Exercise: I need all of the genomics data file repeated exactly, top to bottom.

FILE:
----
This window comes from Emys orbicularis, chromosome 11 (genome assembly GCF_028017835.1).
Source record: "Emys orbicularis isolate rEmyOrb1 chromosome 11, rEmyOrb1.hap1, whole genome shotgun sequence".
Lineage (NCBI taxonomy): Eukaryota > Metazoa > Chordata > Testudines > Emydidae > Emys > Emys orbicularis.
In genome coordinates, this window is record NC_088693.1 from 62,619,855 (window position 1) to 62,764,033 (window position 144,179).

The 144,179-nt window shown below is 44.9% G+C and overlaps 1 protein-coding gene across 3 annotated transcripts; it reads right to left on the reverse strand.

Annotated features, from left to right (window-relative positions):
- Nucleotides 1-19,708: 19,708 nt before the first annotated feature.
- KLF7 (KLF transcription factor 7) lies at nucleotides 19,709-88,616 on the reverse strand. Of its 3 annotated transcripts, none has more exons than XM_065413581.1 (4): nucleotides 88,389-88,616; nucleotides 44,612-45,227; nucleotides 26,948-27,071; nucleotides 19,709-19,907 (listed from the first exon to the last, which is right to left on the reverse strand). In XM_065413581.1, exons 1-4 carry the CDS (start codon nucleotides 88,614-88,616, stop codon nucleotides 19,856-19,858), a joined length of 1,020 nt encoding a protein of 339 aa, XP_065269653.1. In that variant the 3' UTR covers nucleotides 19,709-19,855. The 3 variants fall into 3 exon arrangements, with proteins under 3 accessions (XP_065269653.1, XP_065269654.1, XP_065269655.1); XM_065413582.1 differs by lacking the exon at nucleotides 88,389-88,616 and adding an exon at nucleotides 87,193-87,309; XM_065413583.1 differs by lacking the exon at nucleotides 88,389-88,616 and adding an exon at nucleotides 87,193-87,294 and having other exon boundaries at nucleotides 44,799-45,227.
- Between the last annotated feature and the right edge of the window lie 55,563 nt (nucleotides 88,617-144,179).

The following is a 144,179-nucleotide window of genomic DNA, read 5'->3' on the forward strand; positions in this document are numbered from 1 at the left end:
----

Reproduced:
This window comes from Emys orbicularis, chromosome 11 (genome assembly GCF_028017835.1).
Source record: "Emys orbicularis isolate rEmyOrb1 chromosome 11, rEmyOrb1.hap1, whole genome shotgun sequence".
Lineage (NCBI taxonomy): Eukaryota > Metazoa > Chordata > Testudines > Emydidae > Emys > Emys orbicularis.
In genome coordinates, this window is record NC_088693.1 from 62,619,855 (window position 1) to 62,764,033 (window position 144,179).

The 144,179-nt window shown below is 44.9% G+C and overlaps 1 protein-coding gene across 3 annotated transcripts; it reads right to left on the reverse strand.

Annotated features, from left to right (window-relative positions):
- Nucleotides 1-19,708: 19,708 nt before the first annotated feature.
- KLF7 (KLF transcription factor 7) lies at nucleotides 19,709-88,616 on the reverse strand. Of its 3 annotated transcripts, none has more exons than XM_065413581.1 (4): nucleotides 88,389-88,616; nucleotides 44,612-45,227; nucleotides 26,948-27,071; nucleotides 19,709-19,907 (listed from the first exon to the last, which is right to left on the reverse strand). In XM_065413581.1, exons 1-4 carry the CDS (start codon nucleotides 88,614-88,616, stop codon nucleotides 19,856-19,858), a joined length of 1,020 nt encoding a protein of 339 aa, XP_065269653.1. In that variant the 3' UTR covers nucleotides 19,709-19,855. The 3 variants fall into 3 exon arrangements, with proteins under 3 accessions (XP_065269653.1, XP_065269654.1, XP_065269655.1); XM_065413582.1 differs by lacking the exon at nucleotides 88,389-88,616 and adding an exon at nucleotides 87,193-87,309; XM_065413583.1 differs by lacking the exon at nucleotides 88,389-88,616 and adding an exon at nucleotides 87,193-87,294 and having other exon boundaries at nucleotides 44,799-45,227.
- Between the last annotated feature and the right edge of the window lie 55,563 nt (nucleotides 88,617-144,179).

The following is a 144,179-nucleotide window of genomic DNA, read 5'->3' on the forward strand; positions in this document are numbered from 1 at the left end: